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Child-Maltreatment-Research-L (CMRL) List Serve

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Message ID: 8272
Date: 2009-09-22

Author:Williams, Crystalle

Subject:RE: indicated reports vs unfounded reports

The North Carolina Structured Family Risk Assessment of Abuse/Neglect also counts the number of reports, not substantiations or findings of "Services Not Recommended," that have ever been made in regards to the children in the family, to determine the likelihood of risk. Additionally, there is another item on the tool that asks how many of those reported cases were substantiated or found to be "in need of services," or those when out-of-home placement was necessary. So, both- number reports made and actual findings- are considered in the overall level of risk to the children. To respond to your question about vulnerability, I think that in some cases, children are just as vulnerable when there is a history of unfounded reports. Social workers, of course, don't know this at the time; they go on the information gathered during the CPS Assessment. For example, when we assess reports involving domestic violence or substance abuse, it is common for a report to be unsubstantiated or found to not need services due to the secrecy, denial, and fear involved for all family members, but that doesn't mean that the children are not at risk, and may be hurt later. If the actual safety factors are not revealed during the assessment, then it is possible for us to miss it, therefore unknowingly leaving a vulnerable child at risk. Crystalle Williams, MSW NC Division of Social Services Staff Development Team Child Welfare Section 704-399-8160 crystalle.williams@dhhs.nc.gov -----Original Message----- From: bounce-4313607-9669498@list.cornell.edu [mailto:bounce-4313607-9669498@list.cornell.edu] On Behalf Of dfmcmahon1@msn.com Sent: Thursday, September 17, 2009 7:38 PM To: Child Maltreatment Researchers Cc: owen.goldin@marquette.edu Subject: Re: indicated reports vs unfounded reports My post was brief but a lot of lurking considerations which might boil down thus: confounding factors that increase the likelihood of being the subject of a report--these might be "demographic factors," community/neighborhood factors, and others--and is the confounding effect multiplied by each subsequent report, whether indicated or not, with the number of prior reports becoming an additional confounding factor I think it is always important to consider whether one is understanding "substantiation" as an entity in itself (which is inherently part artifact) vs substantiation understood to represent ("indicate") an independent entity/actuality (keeping in mind that statistical conclusions are always understood to be approximations of an essentially unknowable actuality. . . and no, this is not merely a philosophical reflection). So, by "risk" does one mean risk of maltreatment (actual independent reality) or risk of being the subject of "indicated" or "substantiated" maltreatment? (To the extent "philosophical reflections" are contemplated in this field, they seem to be restricted to ethics/ political philosophy considerations, but underneath there are, well, epistemological issues--with real moral, political, etc impact on real individuals) Sheri McMahon -------------------------------------------------- From: "Rhenda Hodnett" Sent: Wednesday, September 16, 2009 8:11 AM To: "Child Maltreatment Researchers" Subject: Re: indicated reports vs unfounded reports > This line of thinking would also be supported by the Structured Decision > Making risk assessment (which we are using in Louisiana) since unfounded > reports are counted as well in determining risk level for future > maltreatment. > > Rhenda H. Hodnett, MSW, LCSW > Director Prevention & Protection Services > DSS/Office of Community Services > 627 N. Fourth Street, P. O. Box 3318 > Baton Rouge, Louisiana 70821 > 225-342-4013 > rhodnett@dss.state.la.us > > >>>> 09/15/09 10:00 PM >>> > Immediate thought: > Existence of previous reports is considered a risk factor, whether > formally or as something that tends to influence the person making the > risk determination. > Sheri McMahon > > > From: Todd McDonald > Sent: Tuesday, September 15, 2009 4:48 PM > To: Child Maltreatment Researchers > Subject: indicated reports vs unfounded reports > > > Dear list members. Does anyone know if unfounded cases of abuse or > neglect are as at risk for problems down the road compared with indicated > cases? Are these children just as vulnerable? > > Todd > > > > > > ________________________________ Email correspondence to and from this address is subject to the North Carolina Public Records Law and may be disclosed to third parties by an authorized State official. Unauthorized disclosure of juvenile, health, legally privileged, or otherwise confidential information, including confidential information relating to an ongoing State procurement effort, is prohibited by law. If you have received this e-mail in error, please notify the sender immediately and delete all records of this e-mail.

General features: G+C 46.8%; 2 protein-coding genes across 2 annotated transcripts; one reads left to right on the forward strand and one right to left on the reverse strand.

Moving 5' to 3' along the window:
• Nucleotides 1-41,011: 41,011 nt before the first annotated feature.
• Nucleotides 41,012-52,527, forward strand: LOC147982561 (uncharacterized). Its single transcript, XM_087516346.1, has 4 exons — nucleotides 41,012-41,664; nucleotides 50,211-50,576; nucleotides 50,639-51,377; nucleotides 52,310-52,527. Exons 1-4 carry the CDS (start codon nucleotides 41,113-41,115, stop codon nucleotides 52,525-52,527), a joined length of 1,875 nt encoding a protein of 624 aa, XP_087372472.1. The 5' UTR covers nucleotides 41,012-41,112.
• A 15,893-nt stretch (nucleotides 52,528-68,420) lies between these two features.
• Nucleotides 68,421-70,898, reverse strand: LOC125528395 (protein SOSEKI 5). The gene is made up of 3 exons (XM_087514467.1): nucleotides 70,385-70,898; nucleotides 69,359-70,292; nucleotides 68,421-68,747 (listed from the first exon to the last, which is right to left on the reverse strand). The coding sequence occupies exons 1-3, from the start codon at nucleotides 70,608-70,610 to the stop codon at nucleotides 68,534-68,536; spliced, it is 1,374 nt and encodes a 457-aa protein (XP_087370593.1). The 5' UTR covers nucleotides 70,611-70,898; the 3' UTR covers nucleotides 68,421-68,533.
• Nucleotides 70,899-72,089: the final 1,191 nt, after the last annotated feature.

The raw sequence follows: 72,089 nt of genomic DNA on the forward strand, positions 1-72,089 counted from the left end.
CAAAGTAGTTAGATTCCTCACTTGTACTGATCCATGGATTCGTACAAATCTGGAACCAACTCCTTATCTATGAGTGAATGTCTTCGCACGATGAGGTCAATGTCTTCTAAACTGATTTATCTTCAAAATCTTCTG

The North Carolina Structured Family Risk Assessment of Abuse/Neglect also counts the number of reports, not substantiations or findings of "Services Not Recommended," that have ever been made in regards to the children in the family, to determine the likelihood of risk. Additionally, there is another item on the tool that asks how many of those reported cases were substantiated or found to be "in need of services," or those when out-of-home placement was necessary. So, both- number reports made and actual findings- are considered in the overall level of risk to the children. To respond to your question about vulnerability, I think that in some cases, children are just as vulnerable when there is a history of unfounded reports. Social workers, of course, don't know this at the time; they go on the information gathered during the CPS Assessment. For example, when we assess reports involving domestic violence or substance abuse, it is common for a report to be unsubstantiated or found to not need services due to the secrecy, denial, and fear involved for all family members, but that doesn't mean that the children are not at risk, and may be hurt later. If the actual safety factors are not revealed during the assessment, then it is possible for us to miss it, therefore unknowingly leaving a vulnerable child at risk. Crystalle Williams, MSW NC Division of Social Services Staff Development Team Child Welfare Section 704-399-8160 crystalle.williamsdhhs.nc.gov -----Original Message----- From: bounce-4313607-9669498list.cornell.edu [mailto:bounce-4313607-9669498list.cornell.edu] On Behalf Of dfmcmahon1msn.com Sent: Thursday, September 17, 2009 7:38 PM To: Child Maltreatment Researchers Cc: owen.goldinmarquette.edu Subject: Re: indicated reports vs unfounded reports My post was brief but a lot of lurking considerations which might boil down thus: confounding factors that increase the likelihood of being the subject of a report--these might be "demographic factors," community/neighborhood factors, and others--and is the confounding effect multiplied by each subsequent report, whether indicated or not, with the number of prior reports becoming an additional confounding factor I think it is always important to consider whether one is understanding "substantiation" as an entity in itself (which is inherently part artifact) vs substantiation understood to represent ("indicate") an independent entity/actuality (keeping in mind that statistical conclusions are always understood to be approximations of an essentially unknowable actuality. . . and no, this is not merely a philosophical reflection). So, by "risk" does one mean risk of maltreatment (actual independent reality) or risk of being the subject of "indicated" or "substantiated" maltreatment? (To the extent "philosophical reflections" are contemplated in this field, they seem to be restricted to ethics/ political philosophy considerations, but underneath there are, well, epistemological issues--with real moral, political, etc impact on real individuals) Sheri McMahon -------------------------------------------------- From: "Rhenda Hodnett" Sent: Wednesday, September 16, 2009 8:11 AM To: "Child Maltreatment Researchers" Subject: Re: indicated reports vs unfounded reports > This line of thinking would also be supported by the Structured Decision > Making risk assessment (which we are using in Louisiana) since unfounded > reports are counted as well in determining risk level for future > maltreatment. > > Rhenda H. Hodnett, MSW, LCSW > Director Prevention & Protection Services > DSS/Office of Community Services > 627 N. Fourth Street, P. O. Box 3318 > Baton Rouge, Louisiana 70821 > 225-342-4013 > rhodnettdss.state.la.us > > >>>> 09/15/09 10:00 PM >>> > Immediate thought: > Existence of previous reports is considered a risk factor, whether > formally or as something that tends to influence the person making the > risk determination. > Sheri McMahon > > > From: Todd McDonald > Sent: Tuesday, September 15, 2009 4:48 PM > To: Child Maltreatment Researchers > Subject: indicated reports vs unfounded reports > > > Dear list members. Does anyone know if unfounded cases of abuse or > neglect are as at risk for problems down the road compared with indicated > cases? Are these children just as vulnerable? > > Todd > > > > > > ________________________________ Email correspondence to and from this address is subject to the North Carolina Public Records Law and may be disclosed to third parties by an authorized State official. Unauthorized disclosure of juvenile, health, legally privileged, or otherwise confidential information, including confidential information relating to an ongoing State procurement effort, is prohibited by law. If you have received this e-mail in error, please notify the sender immediately and delete all records of this e-mail.